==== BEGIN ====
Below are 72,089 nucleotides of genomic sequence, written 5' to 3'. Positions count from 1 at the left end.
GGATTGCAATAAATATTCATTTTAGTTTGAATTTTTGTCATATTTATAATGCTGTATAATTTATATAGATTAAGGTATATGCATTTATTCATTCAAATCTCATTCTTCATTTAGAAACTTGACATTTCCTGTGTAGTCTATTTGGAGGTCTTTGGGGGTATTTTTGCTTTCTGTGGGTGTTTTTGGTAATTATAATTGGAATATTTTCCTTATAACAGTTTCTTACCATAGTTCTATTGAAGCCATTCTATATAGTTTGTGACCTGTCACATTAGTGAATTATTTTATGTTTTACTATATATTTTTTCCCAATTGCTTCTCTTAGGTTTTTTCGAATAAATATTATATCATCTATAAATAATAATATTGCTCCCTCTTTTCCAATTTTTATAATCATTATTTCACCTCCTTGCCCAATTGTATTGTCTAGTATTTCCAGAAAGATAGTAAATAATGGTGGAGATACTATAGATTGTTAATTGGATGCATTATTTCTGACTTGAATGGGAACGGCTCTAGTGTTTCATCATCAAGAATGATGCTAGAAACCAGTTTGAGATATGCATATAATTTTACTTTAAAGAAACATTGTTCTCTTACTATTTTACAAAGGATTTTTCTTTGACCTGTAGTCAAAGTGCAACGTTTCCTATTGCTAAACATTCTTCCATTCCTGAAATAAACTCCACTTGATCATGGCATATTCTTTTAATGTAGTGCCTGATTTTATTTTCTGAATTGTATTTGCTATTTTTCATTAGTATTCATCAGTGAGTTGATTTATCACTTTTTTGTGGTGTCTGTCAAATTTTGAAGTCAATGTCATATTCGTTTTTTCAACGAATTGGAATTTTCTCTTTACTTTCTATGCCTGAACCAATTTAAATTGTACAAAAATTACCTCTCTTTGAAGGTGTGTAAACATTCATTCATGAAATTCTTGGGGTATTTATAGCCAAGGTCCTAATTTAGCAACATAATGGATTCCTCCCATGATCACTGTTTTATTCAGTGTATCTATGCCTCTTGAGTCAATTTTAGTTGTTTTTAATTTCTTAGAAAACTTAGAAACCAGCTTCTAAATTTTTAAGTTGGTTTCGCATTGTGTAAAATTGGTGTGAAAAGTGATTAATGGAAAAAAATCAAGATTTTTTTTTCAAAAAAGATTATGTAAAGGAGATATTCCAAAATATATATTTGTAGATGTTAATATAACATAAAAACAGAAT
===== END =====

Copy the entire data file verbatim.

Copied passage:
Below are 72,089 nucleotides of genomic sequence, written 5' to 3'. Positions count from 1 at the left end.
GGATTGCAATAAATATTCATTTTAGTTTGAATTTTTGTCATATTTATAATGCTGTATAATTTATATAGATTAAGGTATATGCATTTATTCATTCAAATCTCATTCTTCATTTAGAAACTTGACATTTCCTGTGTAGTCTATTTGGAGGTCTTTGGGGGTATTTTTGCTTTCTGTGGGTGTTTTTGGTAATTATAATTGGAATATTTTCCTTATAACAGTTTCTTACCATAGTTCTATTGAAGCCATTCTATATAGTTTGTGACCTGTCACATTAGTGAATTATTTTATGTTTTACTATATATTTTTTCCCAATTGCTTCTCTTAGGTTTTTTCGAATAAATATTATATCATCTATAAATAATAATATTGCTCCCTCTTTTCCAATTTTTATAATCATTATTTCACCTCCTTGCCCAATTGTATTGTCTAGTATTTCCAGAAAGATAGTAAATAATGGTGGAGATACTATAGATTGTTAATTGGATGCATTATTTCTGACTTGAATGGGAACGGCTCTAGTGTTTCATCATCAAGAATGATGCTAGAAACCAGTTTGAGATATGCATATAATTTTACTTTAAAGAAACATTGTTCTCTTACTATTTTACAAAGGATTTTTCTTTGACCTGTAGTCAAAGTGCAACGTTTCCTATTGCTAAACATTCTTCCATTCCTGAAATAAACTCCACTTGATCATGGCATATTCTTTTAATGTAGTGCCTGATTTTATTTTCTGAATTGTATTTGCTATTTTTCATTAGTATTCATCAGTGAGTTGATTTATCACTTTTTTGTGGTGTCTGTCAAATTTTGAAGTCAATGTCATATTCGTTTTTTCAACGAATTGGAATTTTCTCTTTACTTTCTATGCCTGAACCAATTTAAATTGTACAAAAATTACCTCTCTTTGAAGGTGTGTAAACATTCATTCATGAAATTCTTGGGGTATTTATAGCCAAGGTCCTAATTTAGCAACATAATGGATTCCTCCCATGATCACTGTTTTATTCAGTGTATCTATGCCTCTTGAGTCAATTTTAGTTGTTTTTAATTTCTTAGAAAACTTAGAAACCAGCTTCTAAATTTTTAAGTTGGTTTCGCATTGTGTAAAATTGGTGTGAAAAGTGATTAATGGAAAAAAATCAAGATTTTTTTTTCAAAAAAGATTATGTAAAGGAGATATTCCAAAATATATATTTGTAGATGTTAATATAACATAAAAACAGAAT